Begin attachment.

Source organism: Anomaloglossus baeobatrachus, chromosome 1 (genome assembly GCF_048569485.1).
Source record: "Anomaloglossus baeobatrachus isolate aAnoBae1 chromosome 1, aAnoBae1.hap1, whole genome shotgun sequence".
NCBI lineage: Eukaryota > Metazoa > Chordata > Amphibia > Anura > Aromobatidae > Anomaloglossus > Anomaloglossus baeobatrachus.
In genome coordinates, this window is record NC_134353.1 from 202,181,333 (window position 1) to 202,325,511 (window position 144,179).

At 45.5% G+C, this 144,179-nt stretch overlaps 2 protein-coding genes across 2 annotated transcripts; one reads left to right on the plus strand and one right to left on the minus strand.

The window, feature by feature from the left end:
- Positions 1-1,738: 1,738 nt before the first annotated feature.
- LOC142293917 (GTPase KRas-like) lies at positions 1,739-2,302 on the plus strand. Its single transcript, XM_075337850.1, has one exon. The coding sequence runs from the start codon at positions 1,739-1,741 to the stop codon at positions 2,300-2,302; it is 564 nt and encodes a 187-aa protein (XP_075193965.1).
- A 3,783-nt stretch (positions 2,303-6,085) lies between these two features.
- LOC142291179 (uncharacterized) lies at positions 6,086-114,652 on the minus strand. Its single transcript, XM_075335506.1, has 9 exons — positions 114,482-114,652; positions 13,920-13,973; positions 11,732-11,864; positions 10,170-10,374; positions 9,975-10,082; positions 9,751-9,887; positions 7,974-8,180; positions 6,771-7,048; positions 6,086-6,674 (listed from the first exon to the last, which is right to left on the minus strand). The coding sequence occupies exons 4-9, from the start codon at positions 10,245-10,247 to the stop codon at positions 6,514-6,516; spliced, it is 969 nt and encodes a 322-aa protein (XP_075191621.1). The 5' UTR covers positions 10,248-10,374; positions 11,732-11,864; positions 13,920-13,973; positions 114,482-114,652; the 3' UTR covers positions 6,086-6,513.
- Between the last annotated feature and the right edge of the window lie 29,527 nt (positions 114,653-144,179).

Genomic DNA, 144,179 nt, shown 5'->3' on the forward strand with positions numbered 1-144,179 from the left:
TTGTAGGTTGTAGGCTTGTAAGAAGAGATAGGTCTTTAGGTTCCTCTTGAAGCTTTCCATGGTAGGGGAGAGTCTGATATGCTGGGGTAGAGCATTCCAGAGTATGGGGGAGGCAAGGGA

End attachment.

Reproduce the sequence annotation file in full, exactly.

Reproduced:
Source organism: Anomaloglossus baeobatrachus, chromosome 1 (genome assembly GCF_048569485.1).
Source record: "Anomaloglossus baeobatrachus isolate aAnoBae1 chromosome 1, aAnoBae1.hap1, whole genome shotgun sequence".
NCBI lineage: Eukaryota > Metazoa > Chordata > Amphibia > Anura > Aromobatidae > Anomaloglossus > Anomaloglossus baeobatrachus.
In genome coordinates, this window is record NC_134353.1 from 202,181,333 (window position 1) to 202,325,511 (window position 144,179).

At 45.5% G+C, this 144,179-nt stretch overlaps 2 protein-coding genes across 2 annotated transcripts; one reads left to right on the plus strand and one right to left on the minus strand.

The window, feature by feature from the left end:
- Positions 1-1,738: 1,738 nt before the first annotated feature.
- LOC142293917 (GTPase KRas-like) lies at positions 1,739-2,302 on the plus strand. Its single transcript, XM_075337850.1, has one exon. The coding sequence runs from the start codon at positions 1,739-1,741 to the stop codon at positions 2,300-2,302; it is 564 nt and encodes a 187-aa protein (XP_075193965.1).
- A 3,783-nt stretch (positions 2,303-6,085) lies between these two features.
- LOC142291179 (uncharacterized) lies at positions 6,086-114,652 on the minus strand. Its single transcript, XM_075335506.1, has 9 exons — positions 114,482-114,652; positions 13,920-13,973; positions 11,732-11,864; positions 10,170-10,374; positions 9,975-10,082; positions 9,751-9,887; positions 7,974-8,180; positions 6,771-7,048; positions 6,086-6,674 (listed from the first exon to the last, which is right to left on the minus strand). The coding sequence occupies exons 4-9, from the start codon at positions 10,245-10,247 to the stop codon at positions 6,514-6,516; spliced, it is 969 nt and encodes a 322-aa protein (XP_075191621.1). The 5' UTR covers positions 10,248-10,374; positions 11,732-11,864; positions 13,920-13,973; positions 114,482-114,652; the 3' UTR covers positions 6,086-6,513.
- Between the last annotated feature and the right edge of the window lie 29,527 nt (positions 114,653-144,179).

Genomic DNA, 144,179 nt, shown 5'->3' on the forward strand with positions numbered 1-144,179 from the left:
TTGTAGGTTGTAGGCTTGTAAGAAGAGATAGGTCTTTAGGTTCCTCTTGAAGCTTTCCATGGTAGGGGAGAGTCTGATATGCTGGGGTAGAGCATTCCAGAGTATGGGGGAGGCAAGGGA